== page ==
He went on to say that no one recalled Richard showing them how to fertilize orchids, but everybody remembers, four years later, Edmond teaching his technique to slaves around the island. Why would farmers invite Edmond to teach “if the process were already known?”

“I have been [Richard’s] friend for many years, and regret anything which causes him pain,” Bellier-Beaumont wrote, “but I also have my obligations to Edmond. Through old age, faulty memory, or some other cause, M. Richard now imagines that he himself discovered the secret of how to pollinate vanilla, and imagines that he taught the technique to the person who discovered it! Let us leave him to his fantasies.”

The letter was published. It’s now in the island’s official history. It survives.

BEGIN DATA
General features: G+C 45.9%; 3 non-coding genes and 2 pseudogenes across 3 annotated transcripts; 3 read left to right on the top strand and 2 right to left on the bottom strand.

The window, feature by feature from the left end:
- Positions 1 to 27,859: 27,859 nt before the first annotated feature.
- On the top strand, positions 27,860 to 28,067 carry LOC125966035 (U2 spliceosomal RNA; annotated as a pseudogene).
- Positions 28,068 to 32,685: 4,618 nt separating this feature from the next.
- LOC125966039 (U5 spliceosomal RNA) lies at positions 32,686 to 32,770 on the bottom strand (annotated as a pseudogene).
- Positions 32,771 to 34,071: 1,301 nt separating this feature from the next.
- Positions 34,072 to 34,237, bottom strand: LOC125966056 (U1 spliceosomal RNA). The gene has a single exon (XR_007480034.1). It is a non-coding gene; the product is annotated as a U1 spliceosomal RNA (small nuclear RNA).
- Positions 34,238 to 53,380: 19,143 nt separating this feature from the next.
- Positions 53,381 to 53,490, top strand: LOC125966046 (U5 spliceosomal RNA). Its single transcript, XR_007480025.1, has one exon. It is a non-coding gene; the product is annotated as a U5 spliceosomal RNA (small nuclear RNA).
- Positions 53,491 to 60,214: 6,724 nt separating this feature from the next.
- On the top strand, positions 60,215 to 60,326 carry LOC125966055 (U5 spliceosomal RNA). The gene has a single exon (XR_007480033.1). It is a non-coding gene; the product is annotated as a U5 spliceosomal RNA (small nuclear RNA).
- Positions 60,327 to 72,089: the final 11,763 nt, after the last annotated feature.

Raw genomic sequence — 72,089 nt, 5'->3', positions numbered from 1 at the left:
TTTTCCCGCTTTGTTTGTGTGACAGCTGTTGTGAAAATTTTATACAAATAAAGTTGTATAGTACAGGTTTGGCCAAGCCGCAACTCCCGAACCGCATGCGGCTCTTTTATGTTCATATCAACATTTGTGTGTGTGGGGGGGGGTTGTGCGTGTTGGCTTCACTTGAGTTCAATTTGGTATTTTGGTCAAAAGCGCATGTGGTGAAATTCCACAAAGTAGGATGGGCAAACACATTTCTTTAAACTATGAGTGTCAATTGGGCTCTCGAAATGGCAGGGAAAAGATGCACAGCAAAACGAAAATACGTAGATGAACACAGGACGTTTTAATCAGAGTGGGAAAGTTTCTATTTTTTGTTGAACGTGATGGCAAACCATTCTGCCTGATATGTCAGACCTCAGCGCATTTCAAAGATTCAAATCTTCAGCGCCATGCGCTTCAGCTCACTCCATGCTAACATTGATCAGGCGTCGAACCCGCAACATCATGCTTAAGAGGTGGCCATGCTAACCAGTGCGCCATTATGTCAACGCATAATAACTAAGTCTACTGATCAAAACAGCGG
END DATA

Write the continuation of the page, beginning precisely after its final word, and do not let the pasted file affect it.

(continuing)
Picture of an etching of Edmond Albius with the vanilla plant in his hands
Etching of more adult Edmond Albius
Etching of more adult Edmond Albius

And Yet, a Miserable End

Edmond himself never prospered from his discovery. He married, moved back to the country near Bellier-Beaumont’s plantation, and died in 1880 at age 51. A little notice appeared in the Moniteur, the local paper, a few weeks after he died. Dated Thursday, 26 August, 1880, it read: “The very man who at great profit to his colony, discovered how to pollinate vanilla flowers has died in the hospital at Sainte-Suzanne. It was a destitute and miserable end.” His long-standing request for an allowance, the obituary said, “never brought a response.”

Picture of the Edmond Albius Statue in